THE US NATIONAL AERONAUTICS AND SPACE ADMINISTRATION - or NASA to most people - has sent out an internal memo warning staff than an unknown intruder has infiltrated its systems. But far from being the start of some science-fiction thriller, this appears to be a common or garden hacker, more interested in social security numbers than eating brains and taking over the galaxy.
The internal memo will be an unwelcome message for staff heading home for Christmas, and even more upsetting when they see the dates mentioned. It seems NASA has been sat on this data breach for some time, revealing that it began its investigation on 23 October.
Unlike in the EU with GDPR, there's no obligation for hacks to be revealed within 72 hours, but two months is still an unusually long period of time, indicating that US law enforcement may have wanted to get a look before the news became public.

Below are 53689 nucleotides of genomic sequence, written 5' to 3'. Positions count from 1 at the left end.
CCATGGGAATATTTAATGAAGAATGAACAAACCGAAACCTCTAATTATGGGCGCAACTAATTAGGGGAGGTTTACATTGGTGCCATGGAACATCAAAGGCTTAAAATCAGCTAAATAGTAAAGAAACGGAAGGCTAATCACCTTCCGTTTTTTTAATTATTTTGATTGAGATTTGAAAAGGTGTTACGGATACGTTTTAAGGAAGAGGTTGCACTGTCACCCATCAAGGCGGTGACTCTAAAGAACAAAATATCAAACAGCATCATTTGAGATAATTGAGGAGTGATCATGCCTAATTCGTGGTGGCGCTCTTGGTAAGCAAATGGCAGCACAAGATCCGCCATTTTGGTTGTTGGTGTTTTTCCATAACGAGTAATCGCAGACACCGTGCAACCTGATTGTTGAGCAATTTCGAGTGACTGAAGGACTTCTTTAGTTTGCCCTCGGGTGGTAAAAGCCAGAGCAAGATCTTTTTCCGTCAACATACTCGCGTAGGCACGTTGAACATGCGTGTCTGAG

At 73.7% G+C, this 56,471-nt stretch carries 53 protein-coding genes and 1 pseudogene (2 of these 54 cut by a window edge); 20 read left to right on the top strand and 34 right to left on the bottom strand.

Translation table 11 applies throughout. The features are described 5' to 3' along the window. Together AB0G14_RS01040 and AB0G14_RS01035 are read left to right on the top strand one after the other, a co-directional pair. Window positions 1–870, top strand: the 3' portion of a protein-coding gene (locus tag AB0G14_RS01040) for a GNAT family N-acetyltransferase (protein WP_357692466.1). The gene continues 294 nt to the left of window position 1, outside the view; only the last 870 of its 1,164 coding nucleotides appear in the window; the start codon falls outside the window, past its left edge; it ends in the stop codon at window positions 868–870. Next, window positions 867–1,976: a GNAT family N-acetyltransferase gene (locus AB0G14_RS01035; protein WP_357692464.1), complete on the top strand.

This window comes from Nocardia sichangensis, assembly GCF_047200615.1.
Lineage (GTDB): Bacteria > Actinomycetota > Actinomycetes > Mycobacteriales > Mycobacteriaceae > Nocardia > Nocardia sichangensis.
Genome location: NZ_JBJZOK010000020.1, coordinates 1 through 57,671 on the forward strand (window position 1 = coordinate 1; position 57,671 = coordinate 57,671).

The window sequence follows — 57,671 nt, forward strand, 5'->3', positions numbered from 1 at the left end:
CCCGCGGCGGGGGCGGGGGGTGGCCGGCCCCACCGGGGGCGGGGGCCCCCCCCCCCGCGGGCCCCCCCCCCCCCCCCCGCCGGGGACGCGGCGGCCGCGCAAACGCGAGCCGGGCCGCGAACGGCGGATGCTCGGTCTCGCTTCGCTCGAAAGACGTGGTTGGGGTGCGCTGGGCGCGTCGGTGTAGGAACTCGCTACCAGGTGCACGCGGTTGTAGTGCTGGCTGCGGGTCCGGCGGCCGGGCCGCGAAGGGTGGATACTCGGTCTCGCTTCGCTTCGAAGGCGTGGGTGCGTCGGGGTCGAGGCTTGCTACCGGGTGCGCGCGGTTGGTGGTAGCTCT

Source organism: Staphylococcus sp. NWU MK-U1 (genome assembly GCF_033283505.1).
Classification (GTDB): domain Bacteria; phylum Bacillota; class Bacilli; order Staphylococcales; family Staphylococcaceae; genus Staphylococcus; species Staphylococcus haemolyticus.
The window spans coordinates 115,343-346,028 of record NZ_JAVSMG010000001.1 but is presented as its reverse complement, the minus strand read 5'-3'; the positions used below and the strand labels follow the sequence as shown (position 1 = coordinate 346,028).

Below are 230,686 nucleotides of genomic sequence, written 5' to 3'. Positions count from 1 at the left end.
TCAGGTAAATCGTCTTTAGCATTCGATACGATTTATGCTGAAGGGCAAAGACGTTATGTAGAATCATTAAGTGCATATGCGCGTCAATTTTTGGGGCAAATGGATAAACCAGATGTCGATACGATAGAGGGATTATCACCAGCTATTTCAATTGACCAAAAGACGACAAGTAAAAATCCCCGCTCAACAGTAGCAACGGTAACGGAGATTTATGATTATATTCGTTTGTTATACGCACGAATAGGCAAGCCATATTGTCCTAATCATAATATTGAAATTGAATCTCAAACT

Indeed, the space agency confirmed that it was working with "its Federal cybersecurity partners" in examining "the scope of the potential data exfiltration and identify potentially affected individuals."
There are already some clues though. NASA confirmed that one possibly-compromised server contained Social Security numbers and "other PII data of current and former NASA employees". NASA isn't sure which employees are impacted, but it could be a lot, and the space agency has sent the memo out to anyone who worked with them between July 2006 and October 2018. Given NASA currently employs over 17,000 people, the hacker could have made off with quite a data haul.
You may be getting a sense of deja vu reading this story, which is unsurprising given the space agency suffered similar hacks in 2012 and 2016. You'd hope that NASA would have upped its cybersecurity defences since then, but as a recent report on the security of actual ballistic missiles showed, sometimes expectations fall far short of the reality. µ
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